A beautifully crafted story breathes life into the cameo character from the classic novel A Tale of Two Cities.
France, 1788 It is the best of times . . .
On a tranquil farm nestled in the French countryside, two orphaned cousins—Renée and Laurette—have been raised under the caring guardianship of young Émile Gagnon, the last of a once-prosperous family. No longer starving girls, Laurette and Renée now spend days tending Gagnon's sheep, and nights in their cozy loft, whispering secrets and dreams in this time of waning innocence and peace.
It is the worst of times . . .
Paris groans with a restlessness that can no longer be contained within its city streets. Hunger and hatred fuel her people. Violence seeps into the ornate halls of Versailles. Even Gagnon’s table in the quiet village of Mouton Blanc bears witness to the rumbles of rebellion, where Marcel Moreau embodies its voice and heart.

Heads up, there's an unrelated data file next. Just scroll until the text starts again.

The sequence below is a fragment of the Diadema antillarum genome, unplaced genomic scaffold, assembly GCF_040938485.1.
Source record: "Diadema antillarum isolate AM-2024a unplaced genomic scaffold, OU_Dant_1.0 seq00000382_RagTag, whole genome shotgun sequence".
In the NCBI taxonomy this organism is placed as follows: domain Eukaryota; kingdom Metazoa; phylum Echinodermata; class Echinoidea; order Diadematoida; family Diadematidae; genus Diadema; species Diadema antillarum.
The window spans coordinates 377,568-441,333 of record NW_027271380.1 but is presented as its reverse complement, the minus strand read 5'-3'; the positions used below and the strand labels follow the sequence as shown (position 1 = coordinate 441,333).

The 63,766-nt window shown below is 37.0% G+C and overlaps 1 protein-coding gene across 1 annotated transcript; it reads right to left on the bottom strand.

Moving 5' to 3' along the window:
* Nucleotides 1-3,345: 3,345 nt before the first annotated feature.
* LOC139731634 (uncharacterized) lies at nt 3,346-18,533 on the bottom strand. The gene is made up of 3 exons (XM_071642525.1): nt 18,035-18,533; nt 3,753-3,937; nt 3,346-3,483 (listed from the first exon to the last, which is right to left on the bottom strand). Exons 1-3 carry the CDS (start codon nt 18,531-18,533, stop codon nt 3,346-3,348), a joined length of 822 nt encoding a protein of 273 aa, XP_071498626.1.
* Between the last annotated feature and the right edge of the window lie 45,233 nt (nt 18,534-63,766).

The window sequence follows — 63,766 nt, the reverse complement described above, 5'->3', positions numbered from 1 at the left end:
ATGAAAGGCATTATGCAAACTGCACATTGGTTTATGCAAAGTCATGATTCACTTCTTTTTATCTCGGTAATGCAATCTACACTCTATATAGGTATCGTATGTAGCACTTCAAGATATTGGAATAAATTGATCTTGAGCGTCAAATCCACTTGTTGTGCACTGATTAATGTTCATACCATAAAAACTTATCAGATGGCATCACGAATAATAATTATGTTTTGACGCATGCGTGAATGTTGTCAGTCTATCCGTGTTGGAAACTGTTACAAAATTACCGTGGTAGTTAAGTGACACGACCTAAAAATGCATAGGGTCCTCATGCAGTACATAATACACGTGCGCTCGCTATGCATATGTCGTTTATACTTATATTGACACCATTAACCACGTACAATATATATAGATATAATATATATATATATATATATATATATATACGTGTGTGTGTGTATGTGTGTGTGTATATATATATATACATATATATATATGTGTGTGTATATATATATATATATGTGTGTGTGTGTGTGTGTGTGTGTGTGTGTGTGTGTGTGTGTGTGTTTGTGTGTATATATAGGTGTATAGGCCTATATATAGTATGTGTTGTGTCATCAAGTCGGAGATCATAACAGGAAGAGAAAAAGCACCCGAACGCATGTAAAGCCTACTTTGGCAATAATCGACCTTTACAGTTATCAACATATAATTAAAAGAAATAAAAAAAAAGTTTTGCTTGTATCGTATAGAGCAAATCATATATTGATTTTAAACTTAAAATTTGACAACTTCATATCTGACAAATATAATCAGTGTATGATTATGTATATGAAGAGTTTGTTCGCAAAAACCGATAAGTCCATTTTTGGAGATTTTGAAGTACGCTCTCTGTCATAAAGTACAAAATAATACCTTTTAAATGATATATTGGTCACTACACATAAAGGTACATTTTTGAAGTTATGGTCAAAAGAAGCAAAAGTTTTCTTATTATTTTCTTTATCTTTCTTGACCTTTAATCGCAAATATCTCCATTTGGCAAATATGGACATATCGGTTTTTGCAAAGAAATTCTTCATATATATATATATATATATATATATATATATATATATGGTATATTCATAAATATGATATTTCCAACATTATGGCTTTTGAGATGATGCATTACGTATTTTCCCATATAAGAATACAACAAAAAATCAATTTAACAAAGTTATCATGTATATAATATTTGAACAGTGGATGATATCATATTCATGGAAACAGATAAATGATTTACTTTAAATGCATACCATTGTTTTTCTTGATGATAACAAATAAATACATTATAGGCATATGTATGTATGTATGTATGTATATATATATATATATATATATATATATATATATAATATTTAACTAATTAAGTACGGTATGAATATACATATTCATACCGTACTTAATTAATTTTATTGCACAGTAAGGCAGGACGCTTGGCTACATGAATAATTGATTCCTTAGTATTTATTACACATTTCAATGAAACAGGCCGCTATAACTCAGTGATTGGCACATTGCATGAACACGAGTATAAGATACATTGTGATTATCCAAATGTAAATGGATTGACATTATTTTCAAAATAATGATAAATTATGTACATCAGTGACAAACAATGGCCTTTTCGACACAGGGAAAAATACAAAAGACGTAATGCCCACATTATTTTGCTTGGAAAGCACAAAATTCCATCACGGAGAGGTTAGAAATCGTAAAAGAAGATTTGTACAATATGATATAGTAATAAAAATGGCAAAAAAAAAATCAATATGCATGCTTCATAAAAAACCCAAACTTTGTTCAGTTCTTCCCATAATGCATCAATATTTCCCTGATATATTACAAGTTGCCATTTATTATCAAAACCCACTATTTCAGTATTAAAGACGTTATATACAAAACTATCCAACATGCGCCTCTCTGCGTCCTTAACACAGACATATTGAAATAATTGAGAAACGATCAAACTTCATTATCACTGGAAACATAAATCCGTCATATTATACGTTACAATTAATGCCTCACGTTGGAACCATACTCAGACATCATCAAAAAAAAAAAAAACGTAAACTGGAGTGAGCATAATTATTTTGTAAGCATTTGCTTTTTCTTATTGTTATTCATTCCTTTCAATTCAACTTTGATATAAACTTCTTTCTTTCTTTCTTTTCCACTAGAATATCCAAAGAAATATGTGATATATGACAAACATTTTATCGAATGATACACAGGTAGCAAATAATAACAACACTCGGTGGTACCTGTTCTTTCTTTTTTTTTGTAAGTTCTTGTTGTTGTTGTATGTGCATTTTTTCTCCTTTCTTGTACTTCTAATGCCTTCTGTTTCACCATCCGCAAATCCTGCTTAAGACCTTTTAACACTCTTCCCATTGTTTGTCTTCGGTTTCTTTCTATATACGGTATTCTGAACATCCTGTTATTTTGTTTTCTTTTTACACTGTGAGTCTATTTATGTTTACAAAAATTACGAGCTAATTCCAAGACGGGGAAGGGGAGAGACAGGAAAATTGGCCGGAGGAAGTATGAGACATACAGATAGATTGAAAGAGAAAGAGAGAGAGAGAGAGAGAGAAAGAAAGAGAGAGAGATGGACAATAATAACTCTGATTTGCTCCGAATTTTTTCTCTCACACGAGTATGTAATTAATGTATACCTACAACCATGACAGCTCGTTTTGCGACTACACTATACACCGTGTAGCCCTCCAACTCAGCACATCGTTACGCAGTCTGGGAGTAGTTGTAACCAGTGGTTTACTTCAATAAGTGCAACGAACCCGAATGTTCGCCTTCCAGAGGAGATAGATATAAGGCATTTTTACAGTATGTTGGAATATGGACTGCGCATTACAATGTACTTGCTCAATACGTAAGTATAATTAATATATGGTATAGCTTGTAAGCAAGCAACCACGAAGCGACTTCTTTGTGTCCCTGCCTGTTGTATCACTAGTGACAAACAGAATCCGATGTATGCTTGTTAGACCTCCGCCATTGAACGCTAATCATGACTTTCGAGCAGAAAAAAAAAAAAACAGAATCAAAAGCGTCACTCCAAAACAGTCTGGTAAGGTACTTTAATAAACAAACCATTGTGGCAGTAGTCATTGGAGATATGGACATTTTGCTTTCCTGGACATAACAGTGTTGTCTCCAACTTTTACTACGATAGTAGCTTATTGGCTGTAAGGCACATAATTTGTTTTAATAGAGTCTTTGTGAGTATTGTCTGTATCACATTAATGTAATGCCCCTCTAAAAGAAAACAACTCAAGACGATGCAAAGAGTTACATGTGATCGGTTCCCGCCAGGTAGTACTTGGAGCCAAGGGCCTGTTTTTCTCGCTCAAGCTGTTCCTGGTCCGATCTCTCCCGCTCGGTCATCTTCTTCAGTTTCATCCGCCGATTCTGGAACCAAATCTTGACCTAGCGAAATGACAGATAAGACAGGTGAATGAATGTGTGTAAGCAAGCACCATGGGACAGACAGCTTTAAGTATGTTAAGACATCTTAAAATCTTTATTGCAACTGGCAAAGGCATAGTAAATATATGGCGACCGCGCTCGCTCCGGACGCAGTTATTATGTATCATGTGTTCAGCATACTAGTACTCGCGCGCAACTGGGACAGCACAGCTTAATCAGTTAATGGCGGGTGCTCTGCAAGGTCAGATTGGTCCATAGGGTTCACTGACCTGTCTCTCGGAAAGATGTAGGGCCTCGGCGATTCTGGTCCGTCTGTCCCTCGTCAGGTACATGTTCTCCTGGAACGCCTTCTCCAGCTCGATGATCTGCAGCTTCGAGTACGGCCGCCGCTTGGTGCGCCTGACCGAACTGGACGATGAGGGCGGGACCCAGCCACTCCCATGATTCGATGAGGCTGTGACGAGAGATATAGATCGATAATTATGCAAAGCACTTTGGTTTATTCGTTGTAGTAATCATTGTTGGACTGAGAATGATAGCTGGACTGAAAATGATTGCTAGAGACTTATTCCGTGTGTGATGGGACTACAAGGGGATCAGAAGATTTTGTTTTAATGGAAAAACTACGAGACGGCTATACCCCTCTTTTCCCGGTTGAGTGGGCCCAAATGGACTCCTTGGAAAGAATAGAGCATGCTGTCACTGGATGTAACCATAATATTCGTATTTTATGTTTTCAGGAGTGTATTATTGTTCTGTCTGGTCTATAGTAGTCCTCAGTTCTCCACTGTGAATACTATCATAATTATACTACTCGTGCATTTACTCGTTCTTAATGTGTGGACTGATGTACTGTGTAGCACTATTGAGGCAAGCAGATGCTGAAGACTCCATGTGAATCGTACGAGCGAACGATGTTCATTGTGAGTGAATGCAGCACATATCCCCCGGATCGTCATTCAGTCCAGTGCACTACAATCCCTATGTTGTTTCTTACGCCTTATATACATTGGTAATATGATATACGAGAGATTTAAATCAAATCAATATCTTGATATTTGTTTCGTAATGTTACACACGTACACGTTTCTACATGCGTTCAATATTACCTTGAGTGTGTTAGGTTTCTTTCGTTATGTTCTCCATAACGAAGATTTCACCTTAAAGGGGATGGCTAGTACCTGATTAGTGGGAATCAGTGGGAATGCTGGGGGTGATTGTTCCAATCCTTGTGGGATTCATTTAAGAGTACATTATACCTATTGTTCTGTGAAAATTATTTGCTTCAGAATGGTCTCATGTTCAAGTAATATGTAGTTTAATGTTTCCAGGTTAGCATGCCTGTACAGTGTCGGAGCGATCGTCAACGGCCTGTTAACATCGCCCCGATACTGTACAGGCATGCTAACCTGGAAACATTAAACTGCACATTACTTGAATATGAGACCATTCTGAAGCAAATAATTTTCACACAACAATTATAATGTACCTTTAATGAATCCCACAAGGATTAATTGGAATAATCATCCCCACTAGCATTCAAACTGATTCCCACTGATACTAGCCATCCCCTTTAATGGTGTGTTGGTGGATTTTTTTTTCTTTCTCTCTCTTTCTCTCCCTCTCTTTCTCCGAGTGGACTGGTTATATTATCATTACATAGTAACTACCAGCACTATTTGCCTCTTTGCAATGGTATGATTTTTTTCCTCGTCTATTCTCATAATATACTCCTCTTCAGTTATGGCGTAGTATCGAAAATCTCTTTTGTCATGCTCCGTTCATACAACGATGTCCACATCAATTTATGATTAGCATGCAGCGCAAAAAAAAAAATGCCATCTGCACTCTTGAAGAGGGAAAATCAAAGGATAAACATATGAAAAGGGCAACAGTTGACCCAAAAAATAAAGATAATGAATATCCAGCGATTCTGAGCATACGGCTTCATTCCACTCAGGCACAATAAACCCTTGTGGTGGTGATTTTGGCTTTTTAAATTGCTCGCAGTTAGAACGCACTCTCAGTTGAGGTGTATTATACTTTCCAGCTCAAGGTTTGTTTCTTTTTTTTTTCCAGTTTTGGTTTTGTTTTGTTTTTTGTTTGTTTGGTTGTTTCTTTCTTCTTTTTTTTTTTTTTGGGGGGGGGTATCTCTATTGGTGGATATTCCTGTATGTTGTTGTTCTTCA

It is the story that has never been told.
In one night, the best and worst of fate collide. A chance encounter with a fashionable woman will bring Renée’s sewing skills to light and secure a place in the court of Queen Marie Antoinette. An act of reckless passion will throw Laurette into the arms of the increasingly militant Marcel. And Gagnon, steadfast in his faith in God and country, can only watch as those he loves march straight into the heart of the revolution.
french countryside, cameo character, tale of two cities, 1700s france, french sheep herders, christian historical drama, christian literature, french revolution, versailles palace, god and country, french rebellion, sewing heroine, seamstress heroine
Well-drawn characters inspired by Dickens’s A Tale of Two Cities, and exquisite writing in the spirit of Victor Hugo’s Les Misérables, combine in Pittman’s latest novel of life and faith amid the upheaval of the French Revolution. Not to be missed.
by Cathy Gohlke, Christy Award-winning author of Until We Find Home